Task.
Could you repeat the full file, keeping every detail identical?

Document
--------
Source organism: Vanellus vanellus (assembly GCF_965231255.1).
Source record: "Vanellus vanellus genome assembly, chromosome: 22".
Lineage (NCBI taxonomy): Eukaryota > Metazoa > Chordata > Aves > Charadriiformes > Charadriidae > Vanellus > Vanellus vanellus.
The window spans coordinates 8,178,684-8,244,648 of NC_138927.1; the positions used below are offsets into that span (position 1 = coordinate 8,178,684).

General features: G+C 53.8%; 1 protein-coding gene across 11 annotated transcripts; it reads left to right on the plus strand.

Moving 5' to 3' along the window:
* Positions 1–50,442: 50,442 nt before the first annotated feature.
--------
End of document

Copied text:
Source organism: Vanellus vanellus (assembly GCF_965231255.1).
Source record: "Vanellus vanellus genome assembly, chromosome: 22".
Lineage (NCBI taxonomy): Eukaryota > Metazoa > Chordata > Aves > Charadriiformes > Charadriidae > Vanellus > Vanellus vanellus.
The window spans coordinates 8,178,684-8,244,648 of NC_138927.1; the positions used below are offsets into that span (position 1 = coordinate 8,178,684).

General features: G+C 53.8%; 1 protein-coding gene across 11 annotated transcripts; it reads left to right on the plus strand.

Moving 5' to 3' along the window:
* Positions 1–50,442: 50,442 nt before the first annotated feature.